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The image above shows the snow depth in the Northern Hemisphere on December 7, 2002, derived from the National Space Development Agency of Japan’s (NASDA) Advanced Microwave Scanning Radiometer for EOS (AMSR-E) on the Aqua satellite. Low frequency channels (6.9 and 10.7 GHz) of AMSR-E may improve upon the snow…(Read More)

Iceberg B-15A was the largest iceberg in the world (~11,000 square kilometers) when it broke away from Western Antarctica’s Ross Ice Shelf in March 2000. The Multi-Angle Imaging SpectroRadiometer (MISR) acquired these views of the new iceberg B-15J (resting against Ross Island) and B-15A (now free to drift into…(Read More)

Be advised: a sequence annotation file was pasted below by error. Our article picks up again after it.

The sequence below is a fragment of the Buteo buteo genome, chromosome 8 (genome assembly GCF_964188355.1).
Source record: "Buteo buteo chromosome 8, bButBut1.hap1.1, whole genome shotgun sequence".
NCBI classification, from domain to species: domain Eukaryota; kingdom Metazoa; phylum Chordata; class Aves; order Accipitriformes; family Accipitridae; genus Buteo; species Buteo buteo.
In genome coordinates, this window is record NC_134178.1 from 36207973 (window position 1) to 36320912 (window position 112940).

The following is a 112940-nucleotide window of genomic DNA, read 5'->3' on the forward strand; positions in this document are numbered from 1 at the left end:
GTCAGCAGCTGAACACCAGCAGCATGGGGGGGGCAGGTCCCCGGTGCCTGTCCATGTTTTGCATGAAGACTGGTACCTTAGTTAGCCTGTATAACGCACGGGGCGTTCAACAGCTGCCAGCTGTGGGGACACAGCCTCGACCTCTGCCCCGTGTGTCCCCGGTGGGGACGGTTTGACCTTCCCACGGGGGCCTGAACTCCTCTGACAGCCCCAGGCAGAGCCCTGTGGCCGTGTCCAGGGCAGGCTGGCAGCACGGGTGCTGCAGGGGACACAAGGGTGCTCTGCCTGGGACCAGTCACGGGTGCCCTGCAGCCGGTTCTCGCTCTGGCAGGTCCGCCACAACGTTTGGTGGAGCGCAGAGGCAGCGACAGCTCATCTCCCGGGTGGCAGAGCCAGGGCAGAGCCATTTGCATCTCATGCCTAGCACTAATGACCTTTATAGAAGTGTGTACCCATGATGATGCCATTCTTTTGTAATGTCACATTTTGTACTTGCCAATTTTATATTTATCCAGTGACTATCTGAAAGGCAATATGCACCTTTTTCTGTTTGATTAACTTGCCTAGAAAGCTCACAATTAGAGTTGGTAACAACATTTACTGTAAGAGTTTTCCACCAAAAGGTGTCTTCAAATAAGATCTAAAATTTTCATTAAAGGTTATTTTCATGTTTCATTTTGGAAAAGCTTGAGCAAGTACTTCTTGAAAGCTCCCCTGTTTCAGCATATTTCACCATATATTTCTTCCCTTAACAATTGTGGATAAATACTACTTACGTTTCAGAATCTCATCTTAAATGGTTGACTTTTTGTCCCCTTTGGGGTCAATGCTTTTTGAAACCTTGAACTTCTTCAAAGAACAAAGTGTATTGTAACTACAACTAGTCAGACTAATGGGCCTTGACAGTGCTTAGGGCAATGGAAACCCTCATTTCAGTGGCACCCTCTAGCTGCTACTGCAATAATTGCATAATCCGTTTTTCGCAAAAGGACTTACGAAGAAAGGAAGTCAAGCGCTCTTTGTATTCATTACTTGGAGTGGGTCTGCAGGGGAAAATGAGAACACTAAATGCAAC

The left-hand panel is a natural-color view from MISR’s downward-looking (nadir) camera. The center panel is a multi-angular composite from three MISR cameras, in which color acts as a proxy for angular reflectance variations related to texture. Here, data from the red-band of MISR’s 60° forward-viewing, nadir…(Read More)

Over the past two and a half years, several large icebergs have separated from the Ross Ice Shelf in Antarctica and some have made their way out into the Pacific Ocean to melt. Mainland Antarctica lies across the left side of the image. The Ross Ice Shelf is the solid, uniform white mass on the…(Read More)

The Amery Ice Shelf is an important dynamic system responsible for draining about 16 percent of the grounded East Antarctic ice sheet through only 2 percent of its coastline. Most of the mass input to the system occurs from the Lambert Glacier and several other glaciers. Mass loss from the system occurs through basal melting…(Read More)

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